Beat the Heat: How to Stay Cool in Hot Weather | UK News
Summer has finally arrived, with daytime temperatures expected to exceed 30C in large parts of central and southern England on Friday.
The UK Health Security Agency (UKHSA) has issued a level 3 health alert for London and the east and south-east of England in response, meaning action is needed to protect people elderly, people with chronic illnesses, young children and babies. .
Health teams in the Midlands and South West England have also been placed on Level 2 alert, meaning there is an 80 per cent chance that temperatures will exceed 30C.
So what are the best strategies for staying cool when temperatures soar?
Wear loose clothing with long sleeves
Direct sunlight heats the blood vessels in your skin, sending heat to your heart and raising your body temperature. Babies are particularly vulnerable because they have a high skin surface area relative to their volume. Wearing loose, long-sleeved clothing can help prevent this. It also protects against sunburn (see below).
Cool hands, face and feet
The so-called hairless skin, found on the palms of the hands, the soles of the feet and the upper part of the face, contains a special network of blood vessels dedicated to rapid temperature management. Applying cold water or an ice pack to these areas hastens the cooling of the body. Wetting the skin, with a cold washcloth for example, also helps release body heat through evaporation, which is the same reason we sweat.
Avoid cold showers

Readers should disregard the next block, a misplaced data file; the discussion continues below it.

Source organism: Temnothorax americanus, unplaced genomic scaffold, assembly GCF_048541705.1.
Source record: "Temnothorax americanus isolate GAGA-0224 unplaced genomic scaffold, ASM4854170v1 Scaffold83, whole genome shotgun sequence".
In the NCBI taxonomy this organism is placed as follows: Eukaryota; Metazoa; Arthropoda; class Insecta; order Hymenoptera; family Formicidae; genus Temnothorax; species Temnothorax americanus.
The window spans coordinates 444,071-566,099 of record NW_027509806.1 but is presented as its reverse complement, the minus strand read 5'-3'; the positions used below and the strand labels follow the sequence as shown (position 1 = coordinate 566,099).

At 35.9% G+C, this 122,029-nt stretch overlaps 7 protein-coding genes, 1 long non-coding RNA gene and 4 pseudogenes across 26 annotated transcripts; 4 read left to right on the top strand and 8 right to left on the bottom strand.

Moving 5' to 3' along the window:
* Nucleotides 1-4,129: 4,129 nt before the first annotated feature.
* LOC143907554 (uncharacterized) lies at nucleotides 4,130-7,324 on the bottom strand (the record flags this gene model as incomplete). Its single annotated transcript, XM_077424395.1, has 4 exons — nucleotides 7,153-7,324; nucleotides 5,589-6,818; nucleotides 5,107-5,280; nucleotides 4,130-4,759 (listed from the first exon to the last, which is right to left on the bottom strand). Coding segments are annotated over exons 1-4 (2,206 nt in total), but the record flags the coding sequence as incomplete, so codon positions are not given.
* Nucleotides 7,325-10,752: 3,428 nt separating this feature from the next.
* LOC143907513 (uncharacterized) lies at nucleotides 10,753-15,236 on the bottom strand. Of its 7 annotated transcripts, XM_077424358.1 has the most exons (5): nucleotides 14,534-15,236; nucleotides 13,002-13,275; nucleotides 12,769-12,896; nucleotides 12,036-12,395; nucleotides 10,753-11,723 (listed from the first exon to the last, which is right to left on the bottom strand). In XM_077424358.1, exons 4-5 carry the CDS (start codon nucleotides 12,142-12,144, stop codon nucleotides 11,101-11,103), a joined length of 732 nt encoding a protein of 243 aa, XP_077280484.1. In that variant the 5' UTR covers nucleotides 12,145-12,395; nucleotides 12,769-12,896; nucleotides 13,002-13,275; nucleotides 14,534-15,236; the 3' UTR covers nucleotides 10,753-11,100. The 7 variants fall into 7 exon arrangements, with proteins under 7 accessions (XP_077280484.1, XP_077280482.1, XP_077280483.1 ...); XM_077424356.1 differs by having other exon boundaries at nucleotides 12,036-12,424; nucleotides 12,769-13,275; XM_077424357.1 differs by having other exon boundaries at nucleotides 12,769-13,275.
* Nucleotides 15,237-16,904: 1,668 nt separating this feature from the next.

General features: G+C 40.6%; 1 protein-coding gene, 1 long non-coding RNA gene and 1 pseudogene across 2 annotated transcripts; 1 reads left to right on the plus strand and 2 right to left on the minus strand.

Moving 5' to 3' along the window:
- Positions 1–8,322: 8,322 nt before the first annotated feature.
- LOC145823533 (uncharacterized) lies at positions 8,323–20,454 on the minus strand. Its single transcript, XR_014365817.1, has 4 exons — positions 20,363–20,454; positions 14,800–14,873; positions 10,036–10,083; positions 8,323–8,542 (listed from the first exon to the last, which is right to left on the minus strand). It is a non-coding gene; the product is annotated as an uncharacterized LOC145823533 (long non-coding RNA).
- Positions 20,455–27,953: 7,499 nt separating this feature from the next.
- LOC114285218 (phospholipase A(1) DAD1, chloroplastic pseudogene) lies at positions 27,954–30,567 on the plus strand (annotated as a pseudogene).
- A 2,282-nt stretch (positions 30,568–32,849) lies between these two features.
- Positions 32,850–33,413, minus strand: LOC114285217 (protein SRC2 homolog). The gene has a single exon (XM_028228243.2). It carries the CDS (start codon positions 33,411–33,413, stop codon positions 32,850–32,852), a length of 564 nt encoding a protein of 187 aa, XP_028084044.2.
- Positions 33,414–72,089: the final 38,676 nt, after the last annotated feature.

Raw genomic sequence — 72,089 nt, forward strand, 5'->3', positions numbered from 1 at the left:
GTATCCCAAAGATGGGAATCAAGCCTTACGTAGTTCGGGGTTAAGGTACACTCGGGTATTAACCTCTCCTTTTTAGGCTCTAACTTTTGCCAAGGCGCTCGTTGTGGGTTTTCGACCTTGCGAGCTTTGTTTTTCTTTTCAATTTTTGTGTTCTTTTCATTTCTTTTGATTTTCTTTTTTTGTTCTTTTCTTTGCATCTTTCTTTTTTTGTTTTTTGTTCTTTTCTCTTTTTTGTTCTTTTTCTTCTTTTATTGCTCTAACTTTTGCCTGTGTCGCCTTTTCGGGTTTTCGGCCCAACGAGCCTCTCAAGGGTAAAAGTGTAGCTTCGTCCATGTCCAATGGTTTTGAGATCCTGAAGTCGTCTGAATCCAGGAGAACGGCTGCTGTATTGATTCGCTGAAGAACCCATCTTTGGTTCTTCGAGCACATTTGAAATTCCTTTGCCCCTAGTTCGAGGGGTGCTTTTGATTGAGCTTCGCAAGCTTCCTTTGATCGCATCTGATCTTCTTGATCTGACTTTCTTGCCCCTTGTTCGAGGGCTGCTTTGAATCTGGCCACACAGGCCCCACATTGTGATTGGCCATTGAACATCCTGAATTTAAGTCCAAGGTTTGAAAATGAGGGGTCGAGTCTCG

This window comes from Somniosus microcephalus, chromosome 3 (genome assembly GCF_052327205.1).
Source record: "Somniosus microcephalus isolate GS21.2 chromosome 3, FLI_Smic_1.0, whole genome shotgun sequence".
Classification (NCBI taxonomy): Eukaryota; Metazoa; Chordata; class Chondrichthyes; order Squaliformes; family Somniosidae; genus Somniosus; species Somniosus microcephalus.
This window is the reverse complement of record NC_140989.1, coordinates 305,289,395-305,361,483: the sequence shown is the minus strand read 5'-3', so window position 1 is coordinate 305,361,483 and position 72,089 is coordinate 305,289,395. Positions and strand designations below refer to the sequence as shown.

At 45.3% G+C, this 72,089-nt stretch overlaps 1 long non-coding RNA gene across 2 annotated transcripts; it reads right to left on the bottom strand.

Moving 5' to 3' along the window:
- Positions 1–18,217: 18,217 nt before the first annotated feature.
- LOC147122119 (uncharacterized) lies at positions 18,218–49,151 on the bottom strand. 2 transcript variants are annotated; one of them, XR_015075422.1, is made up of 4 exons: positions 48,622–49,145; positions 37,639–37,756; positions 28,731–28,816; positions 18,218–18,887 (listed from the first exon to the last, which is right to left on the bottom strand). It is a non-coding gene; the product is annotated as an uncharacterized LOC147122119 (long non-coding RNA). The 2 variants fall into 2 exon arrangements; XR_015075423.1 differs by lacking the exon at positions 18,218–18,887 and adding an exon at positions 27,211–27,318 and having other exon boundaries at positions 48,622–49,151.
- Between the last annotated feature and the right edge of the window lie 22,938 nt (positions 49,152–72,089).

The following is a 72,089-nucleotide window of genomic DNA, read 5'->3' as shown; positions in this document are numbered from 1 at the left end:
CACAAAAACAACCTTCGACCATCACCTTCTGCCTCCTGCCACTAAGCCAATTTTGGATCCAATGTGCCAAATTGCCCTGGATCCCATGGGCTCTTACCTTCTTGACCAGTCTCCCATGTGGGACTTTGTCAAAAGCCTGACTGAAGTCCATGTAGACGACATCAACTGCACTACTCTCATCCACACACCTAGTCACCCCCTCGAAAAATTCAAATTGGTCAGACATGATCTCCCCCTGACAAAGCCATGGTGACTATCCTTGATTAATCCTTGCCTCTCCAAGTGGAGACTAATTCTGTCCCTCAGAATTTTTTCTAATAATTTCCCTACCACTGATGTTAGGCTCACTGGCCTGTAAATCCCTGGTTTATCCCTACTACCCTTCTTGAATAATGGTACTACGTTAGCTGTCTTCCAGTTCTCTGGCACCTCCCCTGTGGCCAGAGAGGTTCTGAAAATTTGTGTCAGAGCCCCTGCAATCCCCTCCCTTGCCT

As counterintuitive as it may seem, a cold shower can help retain body heat by causing blood vessels in the skin to constrict. This undermines one of the body’s key strategies for heat loss: bringing blood closer to the skin’s surface, so heat can radiate (hence why we look red when we’re hot ). Longer immersion in cold water, like going swimming in a lake, will gradually cool the body – but cold showers tend to be quick. It is best to shower in lukewarm water as this will stimulate blood flow to the skin, increasing heat loss.
Dehydration is a big reason why heat waves are so deadly. When people lose too much fluid through sweating, the blood thickens, which increases the risk of clots and forces the heart to work harder. Profuse sweating also changes the balance of sodium and potassium in body fluids. This can affect nerve and muscle cells, putting extra strain on the heart. The key is to drink regularly throughout the day, avoiding caffeine and alcohol, which can cause you to urinate more frequently. Don’t rely on thirst, which can be an unreliable indicator of hydration status.
Keep curtains and windows closed during the day
This is especially important for south-facing rooms, where the sun streaming through your windows will turn your environment into a greenhouse. As a general rule, windows should be kept closed when it is cooler inside than outside, usually when the day is hottest, but opened once the daytime temperature drops in the evening and night .
Search for green spaces
Trees and plants absorb water through their roots and release it through their leaves through a process called transpiration. This cools their immediate surroundings, as the heat from the surrounding air causes this water to evaporate. Studies suggest that suburban areas with mature trees are 2-3°C cooler than suburbs without trees. Trees also provide much-needed shade.
No one wants puffy, puffy skin, but sunscreen should be your last line of defense against the sun, rather than your first. Instead, use shade when the UV Index is highest – usually between 11 a.m. and 3 p.m. – cover skin with clothing and protect your head, neck and face with sunglasses and a hat with wide edges. If sun exposure is unavoidable, opt for a sunscreen with broad protection against UVA and UVB rays. The sun protection factor (SPF) only refers to UVB protection.
“We recommend a sunscreen with a minimum SPF of 30 and good UVA protection,” said Dr Tanya Bleiker, president of the British Association of Dermatologists. “Sunscreen should be applied liberally and reapplied every two hours, after swimming, exercising, or any other activity that may rub or wash it off.”